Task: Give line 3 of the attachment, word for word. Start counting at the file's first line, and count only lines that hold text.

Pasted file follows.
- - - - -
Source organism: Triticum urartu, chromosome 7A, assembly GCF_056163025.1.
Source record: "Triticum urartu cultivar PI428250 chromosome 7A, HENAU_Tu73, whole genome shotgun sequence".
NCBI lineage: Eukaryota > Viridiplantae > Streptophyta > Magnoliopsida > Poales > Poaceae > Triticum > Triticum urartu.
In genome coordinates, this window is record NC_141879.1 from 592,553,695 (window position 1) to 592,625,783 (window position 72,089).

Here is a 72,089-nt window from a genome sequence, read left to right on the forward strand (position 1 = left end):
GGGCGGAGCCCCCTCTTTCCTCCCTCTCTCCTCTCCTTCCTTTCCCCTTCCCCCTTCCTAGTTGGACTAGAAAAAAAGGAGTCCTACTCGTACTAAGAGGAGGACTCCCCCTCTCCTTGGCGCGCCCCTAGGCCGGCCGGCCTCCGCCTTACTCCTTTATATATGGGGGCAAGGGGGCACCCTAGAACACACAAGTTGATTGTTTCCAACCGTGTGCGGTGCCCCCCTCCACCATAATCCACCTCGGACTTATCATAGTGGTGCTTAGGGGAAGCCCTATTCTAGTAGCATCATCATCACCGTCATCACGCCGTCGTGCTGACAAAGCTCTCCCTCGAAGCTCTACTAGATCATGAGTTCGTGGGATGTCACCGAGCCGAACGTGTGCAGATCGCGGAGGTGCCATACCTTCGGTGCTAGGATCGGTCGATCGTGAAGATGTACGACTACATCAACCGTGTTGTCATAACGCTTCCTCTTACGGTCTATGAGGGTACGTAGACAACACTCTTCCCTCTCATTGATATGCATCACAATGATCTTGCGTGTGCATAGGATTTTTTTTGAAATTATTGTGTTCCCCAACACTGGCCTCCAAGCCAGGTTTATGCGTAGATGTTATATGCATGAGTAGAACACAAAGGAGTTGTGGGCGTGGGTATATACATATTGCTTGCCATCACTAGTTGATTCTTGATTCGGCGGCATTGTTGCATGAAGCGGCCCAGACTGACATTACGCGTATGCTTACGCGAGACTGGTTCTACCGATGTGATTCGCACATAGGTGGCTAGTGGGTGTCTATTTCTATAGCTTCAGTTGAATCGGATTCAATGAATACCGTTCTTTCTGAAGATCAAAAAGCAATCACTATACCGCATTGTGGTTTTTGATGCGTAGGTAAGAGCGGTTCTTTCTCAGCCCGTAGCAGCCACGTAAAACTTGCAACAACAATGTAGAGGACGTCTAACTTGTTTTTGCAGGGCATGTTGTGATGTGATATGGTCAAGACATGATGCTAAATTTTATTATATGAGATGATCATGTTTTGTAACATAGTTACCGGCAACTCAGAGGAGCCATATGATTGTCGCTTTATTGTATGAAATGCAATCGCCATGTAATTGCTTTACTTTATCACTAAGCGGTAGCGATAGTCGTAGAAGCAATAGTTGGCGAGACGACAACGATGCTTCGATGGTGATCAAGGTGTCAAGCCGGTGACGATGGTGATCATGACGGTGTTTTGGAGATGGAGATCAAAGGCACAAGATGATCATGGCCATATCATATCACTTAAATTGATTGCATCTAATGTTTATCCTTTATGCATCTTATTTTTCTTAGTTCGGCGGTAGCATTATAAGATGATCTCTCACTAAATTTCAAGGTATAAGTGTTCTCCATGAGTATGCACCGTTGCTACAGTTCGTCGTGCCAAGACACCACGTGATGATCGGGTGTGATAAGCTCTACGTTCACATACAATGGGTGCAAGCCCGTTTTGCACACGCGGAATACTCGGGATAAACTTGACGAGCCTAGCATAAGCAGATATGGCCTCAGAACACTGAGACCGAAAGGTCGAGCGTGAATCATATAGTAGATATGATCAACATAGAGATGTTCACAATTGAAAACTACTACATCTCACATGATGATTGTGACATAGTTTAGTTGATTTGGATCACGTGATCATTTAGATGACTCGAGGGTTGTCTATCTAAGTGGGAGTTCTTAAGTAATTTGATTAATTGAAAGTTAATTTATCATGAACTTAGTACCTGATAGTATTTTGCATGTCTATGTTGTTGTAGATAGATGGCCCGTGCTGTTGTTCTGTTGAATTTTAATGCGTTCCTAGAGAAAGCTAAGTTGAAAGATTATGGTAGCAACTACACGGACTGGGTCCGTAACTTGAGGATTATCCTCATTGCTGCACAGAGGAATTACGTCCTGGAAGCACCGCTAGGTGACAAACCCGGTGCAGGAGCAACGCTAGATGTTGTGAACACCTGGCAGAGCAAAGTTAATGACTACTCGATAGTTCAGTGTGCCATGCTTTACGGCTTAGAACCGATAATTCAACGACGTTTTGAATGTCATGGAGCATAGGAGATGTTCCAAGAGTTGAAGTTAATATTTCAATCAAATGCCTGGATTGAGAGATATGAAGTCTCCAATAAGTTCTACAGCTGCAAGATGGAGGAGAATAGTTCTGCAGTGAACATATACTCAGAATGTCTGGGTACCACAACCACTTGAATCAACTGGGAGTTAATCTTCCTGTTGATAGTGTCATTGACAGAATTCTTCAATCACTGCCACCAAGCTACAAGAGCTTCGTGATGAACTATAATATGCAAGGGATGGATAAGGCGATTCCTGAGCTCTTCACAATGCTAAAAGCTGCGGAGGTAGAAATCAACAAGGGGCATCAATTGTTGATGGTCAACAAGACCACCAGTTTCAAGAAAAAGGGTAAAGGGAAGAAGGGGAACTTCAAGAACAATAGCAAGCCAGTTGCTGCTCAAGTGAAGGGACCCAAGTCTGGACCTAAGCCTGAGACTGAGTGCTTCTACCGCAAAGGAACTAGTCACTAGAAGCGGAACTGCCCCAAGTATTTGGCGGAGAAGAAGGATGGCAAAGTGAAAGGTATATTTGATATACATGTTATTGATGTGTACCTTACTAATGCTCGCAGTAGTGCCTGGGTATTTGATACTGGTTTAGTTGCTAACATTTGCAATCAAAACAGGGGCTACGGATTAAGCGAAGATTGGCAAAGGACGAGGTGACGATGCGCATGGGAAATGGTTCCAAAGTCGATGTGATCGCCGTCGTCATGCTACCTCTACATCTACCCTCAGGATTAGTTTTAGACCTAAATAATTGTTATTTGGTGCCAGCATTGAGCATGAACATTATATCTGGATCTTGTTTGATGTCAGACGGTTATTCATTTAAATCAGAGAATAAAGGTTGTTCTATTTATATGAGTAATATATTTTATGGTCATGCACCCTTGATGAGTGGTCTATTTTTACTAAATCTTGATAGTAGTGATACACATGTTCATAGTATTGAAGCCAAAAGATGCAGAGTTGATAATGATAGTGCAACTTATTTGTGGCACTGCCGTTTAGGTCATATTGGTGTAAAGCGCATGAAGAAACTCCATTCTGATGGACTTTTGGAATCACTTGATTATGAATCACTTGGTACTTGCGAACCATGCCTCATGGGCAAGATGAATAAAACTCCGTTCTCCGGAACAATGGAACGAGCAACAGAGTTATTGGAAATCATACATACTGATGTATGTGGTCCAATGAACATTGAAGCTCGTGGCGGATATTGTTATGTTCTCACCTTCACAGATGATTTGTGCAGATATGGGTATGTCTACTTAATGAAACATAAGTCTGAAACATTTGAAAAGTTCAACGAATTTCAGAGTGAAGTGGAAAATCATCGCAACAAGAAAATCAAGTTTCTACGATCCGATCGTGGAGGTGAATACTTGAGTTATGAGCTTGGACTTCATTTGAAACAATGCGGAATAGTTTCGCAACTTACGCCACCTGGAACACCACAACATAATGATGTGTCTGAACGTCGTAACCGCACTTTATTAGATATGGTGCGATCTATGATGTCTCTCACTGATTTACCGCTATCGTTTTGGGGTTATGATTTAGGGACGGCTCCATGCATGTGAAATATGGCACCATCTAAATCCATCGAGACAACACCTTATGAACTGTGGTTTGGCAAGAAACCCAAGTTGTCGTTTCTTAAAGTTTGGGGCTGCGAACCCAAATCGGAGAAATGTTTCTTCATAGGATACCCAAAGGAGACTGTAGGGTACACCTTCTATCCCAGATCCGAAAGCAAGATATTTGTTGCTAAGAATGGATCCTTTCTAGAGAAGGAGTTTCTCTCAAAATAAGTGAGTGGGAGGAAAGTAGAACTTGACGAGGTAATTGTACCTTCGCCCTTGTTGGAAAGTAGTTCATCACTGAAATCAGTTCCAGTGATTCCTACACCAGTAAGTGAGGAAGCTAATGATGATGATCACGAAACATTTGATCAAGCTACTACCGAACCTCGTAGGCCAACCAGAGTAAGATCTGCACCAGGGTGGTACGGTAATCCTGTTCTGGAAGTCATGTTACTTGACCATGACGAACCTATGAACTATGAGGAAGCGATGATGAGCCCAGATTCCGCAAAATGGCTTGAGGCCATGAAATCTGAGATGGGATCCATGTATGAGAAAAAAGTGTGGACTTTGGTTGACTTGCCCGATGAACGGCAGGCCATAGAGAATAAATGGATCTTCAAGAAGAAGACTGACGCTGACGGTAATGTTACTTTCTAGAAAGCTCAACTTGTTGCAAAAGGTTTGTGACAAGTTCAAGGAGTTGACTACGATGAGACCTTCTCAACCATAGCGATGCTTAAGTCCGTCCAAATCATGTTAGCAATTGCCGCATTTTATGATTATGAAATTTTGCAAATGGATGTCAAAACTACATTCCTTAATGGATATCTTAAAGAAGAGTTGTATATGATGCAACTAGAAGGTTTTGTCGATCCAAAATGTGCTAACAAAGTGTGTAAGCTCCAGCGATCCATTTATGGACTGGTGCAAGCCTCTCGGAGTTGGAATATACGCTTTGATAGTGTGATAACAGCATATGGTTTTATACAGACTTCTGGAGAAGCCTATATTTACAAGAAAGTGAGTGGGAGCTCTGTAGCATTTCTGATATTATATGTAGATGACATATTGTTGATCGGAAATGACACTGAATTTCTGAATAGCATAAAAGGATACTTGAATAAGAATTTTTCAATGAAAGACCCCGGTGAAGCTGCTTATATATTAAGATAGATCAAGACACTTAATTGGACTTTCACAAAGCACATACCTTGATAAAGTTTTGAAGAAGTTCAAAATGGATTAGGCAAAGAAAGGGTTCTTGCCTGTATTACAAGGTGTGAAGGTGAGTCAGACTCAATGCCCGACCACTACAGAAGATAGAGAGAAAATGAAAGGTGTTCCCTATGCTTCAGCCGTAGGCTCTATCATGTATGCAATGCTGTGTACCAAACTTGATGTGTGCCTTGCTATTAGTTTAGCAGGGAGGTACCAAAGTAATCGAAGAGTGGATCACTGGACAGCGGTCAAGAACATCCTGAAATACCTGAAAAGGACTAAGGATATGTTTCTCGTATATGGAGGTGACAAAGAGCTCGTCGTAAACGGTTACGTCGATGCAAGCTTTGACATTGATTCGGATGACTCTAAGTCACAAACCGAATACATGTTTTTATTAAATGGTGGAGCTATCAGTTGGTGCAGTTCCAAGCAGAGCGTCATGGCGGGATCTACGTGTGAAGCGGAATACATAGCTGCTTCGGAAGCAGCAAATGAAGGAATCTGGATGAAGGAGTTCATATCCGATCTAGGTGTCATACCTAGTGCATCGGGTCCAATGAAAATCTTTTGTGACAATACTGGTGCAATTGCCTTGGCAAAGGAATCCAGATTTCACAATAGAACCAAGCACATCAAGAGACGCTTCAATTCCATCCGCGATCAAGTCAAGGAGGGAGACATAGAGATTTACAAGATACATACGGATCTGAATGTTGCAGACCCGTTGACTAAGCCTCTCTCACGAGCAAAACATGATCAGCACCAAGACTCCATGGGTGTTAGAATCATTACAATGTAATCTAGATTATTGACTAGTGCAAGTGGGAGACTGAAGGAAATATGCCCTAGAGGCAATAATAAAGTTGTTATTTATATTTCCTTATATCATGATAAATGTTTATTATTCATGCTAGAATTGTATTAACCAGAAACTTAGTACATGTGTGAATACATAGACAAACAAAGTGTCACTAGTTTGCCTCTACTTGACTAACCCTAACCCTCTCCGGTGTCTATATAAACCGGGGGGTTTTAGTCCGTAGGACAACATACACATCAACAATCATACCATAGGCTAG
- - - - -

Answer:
NCBI lineage: Eukaryota > Viridiplantae > Streptophyta > Magnoliopsida > Poales > Poaceae > Triticum > Triticum urartu.